Defendant worked for JLD Tech Services which operated a business in Buffalo known as PIP Internet Service (“PIP”). PIP provided internet service to customers and also sold computer parts and equipment. Defendant was hired on October 10, 2005, by Raymond Keeling, PIP's operations manager, to replace Jewell Smith, who was retiring from her full-time position with the business. Keeling was looking for someone “to strengthen our accounting processes and controls, internal management. Things like cash and inventory.” Defendant's resume indicated that she had a bachelor's degree in business administration. Keeling also believed that Defendant had “used QuickBooks Pro, done invoicing and accounts receivable and accounts payable.” Defendant worked at PIP from October 10, 2005, through June 23, 2007.

Smith stayed on at PIP long enough to train Defendant and then worked with her again on a couple of occasions when Smith came back to fill in. Smith said it was originally supposed to take her four days to train Defendant, but she “only worked with [Defendant] three, she caught on very quickly.” Smith trained Defendant to write out receipts for customers when they made payments, enter those payments into PIP's billing program, then physically mark the receipts with a “check” when the information they contained had been entered into the billing program.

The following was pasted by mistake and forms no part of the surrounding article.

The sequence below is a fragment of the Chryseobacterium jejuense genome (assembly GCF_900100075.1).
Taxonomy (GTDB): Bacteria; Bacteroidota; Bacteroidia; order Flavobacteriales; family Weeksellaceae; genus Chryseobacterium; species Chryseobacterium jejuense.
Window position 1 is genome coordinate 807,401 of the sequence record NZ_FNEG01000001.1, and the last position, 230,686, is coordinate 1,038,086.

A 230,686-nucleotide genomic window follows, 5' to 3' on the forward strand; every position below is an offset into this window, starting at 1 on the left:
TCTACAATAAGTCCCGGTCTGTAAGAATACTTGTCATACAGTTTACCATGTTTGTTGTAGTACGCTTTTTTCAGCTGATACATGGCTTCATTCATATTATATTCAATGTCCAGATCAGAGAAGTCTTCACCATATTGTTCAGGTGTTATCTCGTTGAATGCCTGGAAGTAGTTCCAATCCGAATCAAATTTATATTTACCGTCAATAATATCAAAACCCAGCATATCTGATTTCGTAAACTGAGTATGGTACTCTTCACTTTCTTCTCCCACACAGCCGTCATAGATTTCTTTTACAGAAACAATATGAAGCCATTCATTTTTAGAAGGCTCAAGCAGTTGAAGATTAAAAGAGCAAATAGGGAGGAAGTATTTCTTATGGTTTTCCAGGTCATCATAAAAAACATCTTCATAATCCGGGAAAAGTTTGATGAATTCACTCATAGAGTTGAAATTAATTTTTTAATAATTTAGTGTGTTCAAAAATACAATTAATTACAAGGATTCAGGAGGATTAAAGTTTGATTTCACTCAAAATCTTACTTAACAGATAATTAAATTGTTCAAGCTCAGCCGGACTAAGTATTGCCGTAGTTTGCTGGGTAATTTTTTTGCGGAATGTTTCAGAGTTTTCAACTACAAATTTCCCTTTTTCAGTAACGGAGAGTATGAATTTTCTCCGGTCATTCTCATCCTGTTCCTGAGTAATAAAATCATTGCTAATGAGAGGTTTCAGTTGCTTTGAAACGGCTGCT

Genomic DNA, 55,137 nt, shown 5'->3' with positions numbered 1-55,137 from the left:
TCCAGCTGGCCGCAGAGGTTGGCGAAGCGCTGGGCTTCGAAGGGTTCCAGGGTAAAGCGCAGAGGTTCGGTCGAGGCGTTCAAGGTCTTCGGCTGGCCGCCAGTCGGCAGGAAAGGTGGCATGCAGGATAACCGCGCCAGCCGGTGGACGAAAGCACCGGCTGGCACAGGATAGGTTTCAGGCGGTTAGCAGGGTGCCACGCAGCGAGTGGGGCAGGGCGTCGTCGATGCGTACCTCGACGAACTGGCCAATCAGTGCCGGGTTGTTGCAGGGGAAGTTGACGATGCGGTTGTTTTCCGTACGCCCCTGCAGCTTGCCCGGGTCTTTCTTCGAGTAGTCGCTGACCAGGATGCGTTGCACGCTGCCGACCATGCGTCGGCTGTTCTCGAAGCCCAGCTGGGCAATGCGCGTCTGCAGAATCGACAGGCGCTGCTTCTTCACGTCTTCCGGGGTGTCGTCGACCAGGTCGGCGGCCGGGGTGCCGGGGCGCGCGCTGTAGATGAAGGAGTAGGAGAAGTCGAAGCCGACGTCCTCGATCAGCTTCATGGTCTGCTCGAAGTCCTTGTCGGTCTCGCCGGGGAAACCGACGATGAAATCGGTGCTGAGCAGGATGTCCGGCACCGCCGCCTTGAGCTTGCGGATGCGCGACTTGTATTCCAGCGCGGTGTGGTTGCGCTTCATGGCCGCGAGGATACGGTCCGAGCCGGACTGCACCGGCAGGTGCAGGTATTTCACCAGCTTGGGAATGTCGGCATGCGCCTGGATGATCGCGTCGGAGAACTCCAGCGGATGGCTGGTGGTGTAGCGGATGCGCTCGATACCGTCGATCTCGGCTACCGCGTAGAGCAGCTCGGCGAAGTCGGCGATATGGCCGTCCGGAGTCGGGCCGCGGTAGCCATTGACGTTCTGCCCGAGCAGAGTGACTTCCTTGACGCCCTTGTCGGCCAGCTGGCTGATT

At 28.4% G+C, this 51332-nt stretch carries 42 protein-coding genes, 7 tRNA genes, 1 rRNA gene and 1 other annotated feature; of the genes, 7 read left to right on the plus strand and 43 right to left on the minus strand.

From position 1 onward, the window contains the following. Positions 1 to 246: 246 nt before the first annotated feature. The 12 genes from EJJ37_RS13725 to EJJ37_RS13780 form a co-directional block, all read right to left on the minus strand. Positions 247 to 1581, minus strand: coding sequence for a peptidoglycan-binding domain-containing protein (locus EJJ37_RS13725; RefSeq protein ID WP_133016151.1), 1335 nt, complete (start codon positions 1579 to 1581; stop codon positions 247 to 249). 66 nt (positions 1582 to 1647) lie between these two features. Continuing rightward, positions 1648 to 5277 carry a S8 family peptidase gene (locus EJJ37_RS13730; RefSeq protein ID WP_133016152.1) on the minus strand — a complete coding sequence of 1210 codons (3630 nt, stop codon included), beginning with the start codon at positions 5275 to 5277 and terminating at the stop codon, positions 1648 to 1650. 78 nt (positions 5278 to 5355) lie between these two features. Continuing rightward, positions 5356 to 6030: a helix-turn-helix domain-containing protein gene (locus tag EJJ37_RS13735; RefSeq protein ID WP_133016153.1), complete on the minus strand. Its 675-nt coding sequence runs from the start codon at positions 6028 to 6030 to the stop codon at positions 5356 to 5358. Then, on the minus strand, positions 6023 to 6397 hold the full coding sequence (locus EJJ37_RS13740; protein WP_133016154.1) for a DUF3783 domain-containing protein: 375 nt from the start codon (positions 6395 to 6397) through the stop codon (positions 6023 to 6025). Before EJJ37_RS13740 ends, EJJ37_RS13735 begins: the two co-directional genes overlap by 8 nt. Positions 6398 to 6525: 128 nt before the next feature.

The receipts given to customers came from books of receipts that were pre-numbered and “self-carboning,” thus leaving a copy for PIP when the receipt the customer received was created. The receipts showed the customer's name, the amount paid, whether the payment was made by cash or check (as some customers using checks also requested receipts), and the signature of the employee who had prepared the receipt.

The business kept cash on hand to make change, reimburse employees for gas purchases (before the business switched to a fuel card), make incidental purchases, provide customers with refunds, and cash checks for employees. PIP began using a fuel card after Defendant suggested doing so would allow her not to have to pay the “fuel tickets” from PIP's cash drawer. In regard to the business's cash drawer, Smith told Defendant “that the money was [Defendant's] responsibility, and that nobody else was to get into the money.” Defendant's duties also included preparing the business's bank deposits and tracking the forms used for expense reimbursements. Keeling would typically take the deposits to the bank, but Defendant would occasionally do so.

Defendant was at her desk most of the time, but other employees would occasionally accept cash payments from customers and issue them receipts if Defendant was not available. Keeling testified that, “To one degree or another any employee might have access to the cash drawer on any given day.” But if another PIP employee had received a payment from a customer, that employee would deliver the funds and receipt book to Defendant or place them on her desk. If a receipt was issued to a customer but not entered into the billing program, the customer's account would not be credited, the charge would continue to bill, and the customer would eventually complain about receiving an additional bill or having his internet service interrupted for the alleged non-payment of an amount he had already paid.